The basic difference between papilledema due to increased intracranial pressure (hereafter referred to as papilledema) and papillitis (the intraocular form of optic neuritis) was first described by Paton and Holmes1 in 1911. Since then there have been various other references to the same subject in the literature.2-5 The outstanding features which distinguish the two entities are concerned with the type of pain as well as the type of visual impairment. The funduscopic picture as well as the laterality of the findings are also of importance. For purposes of this paper, these well-known points will be reviewed very briefly.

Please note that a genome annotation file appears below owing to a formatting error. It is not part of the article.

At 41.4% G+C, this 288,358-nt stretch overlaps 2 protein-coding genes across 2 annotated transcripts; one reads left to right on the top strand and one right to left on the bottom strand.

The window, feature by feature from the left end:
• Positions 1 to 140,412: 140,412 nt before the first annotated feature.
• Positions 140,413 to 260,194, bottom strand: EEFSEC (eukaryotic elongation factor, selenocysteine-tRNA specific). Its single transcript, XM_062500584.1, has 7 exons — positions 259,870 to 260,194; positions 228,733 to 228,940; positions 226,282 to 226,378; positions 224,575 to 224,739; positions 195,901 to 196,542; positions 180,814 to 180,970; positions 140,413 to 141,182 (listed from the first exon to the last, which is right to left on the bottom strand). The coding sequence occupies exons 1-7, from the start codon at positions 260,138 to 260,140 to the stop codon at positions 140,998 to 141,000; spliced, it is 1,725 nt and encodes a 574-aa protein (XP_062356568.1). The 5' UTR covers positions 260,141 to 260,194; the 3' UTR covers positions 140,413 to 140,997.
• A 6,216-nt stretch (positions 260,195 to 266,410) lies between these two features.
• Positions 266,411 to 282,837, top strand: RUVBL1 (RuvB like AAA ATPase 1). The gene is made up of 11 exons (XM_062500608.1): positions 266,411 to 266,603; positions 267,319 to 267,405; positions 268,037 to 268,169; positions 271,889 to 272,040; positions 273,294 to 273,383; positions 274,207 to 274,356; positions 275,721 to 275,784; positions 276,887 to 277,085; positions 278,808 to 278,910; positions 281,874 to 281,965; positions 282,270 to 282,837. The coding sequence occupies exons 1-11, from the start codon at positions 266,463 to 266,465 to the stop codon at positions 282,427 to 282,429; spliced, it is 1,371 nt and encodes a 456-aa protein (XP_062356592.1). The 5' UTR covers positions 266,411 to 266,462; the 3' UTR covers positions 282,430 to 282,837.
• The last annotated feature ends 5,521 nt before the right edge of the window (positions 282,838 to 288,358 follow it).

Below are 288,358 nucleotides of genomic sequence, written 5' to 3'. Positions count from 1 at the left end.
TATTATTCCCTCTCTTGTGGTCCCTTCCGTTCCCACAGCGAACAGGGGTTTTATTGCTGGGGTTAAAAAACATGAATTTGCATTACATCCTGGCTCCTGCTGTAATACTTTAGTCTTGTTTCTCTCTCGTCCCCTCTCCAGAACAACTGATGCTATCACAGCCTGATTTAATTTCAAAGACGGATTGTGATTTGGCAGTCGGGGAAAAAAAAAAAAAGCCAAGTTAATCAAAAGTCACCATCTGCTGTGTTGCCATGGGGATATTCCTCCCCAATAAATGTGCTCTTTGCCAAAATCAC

In optic neuritis the pain is in or behind the eye and increases with movement of or pressure on the globe. It either precedes the visual disturbance or accompanies it. In papilledema the pain is that of a generalized headache usually preceding the appearance of papilledema by a considerable
CHAMLIN M. Aqueous Floaters in the Differential Diagnosis of Papillitis and Papilledema. AMA Arch Ophthalmol. 1959;61(1):37–44. doi:10.1001/archopht.1959.00940090039005
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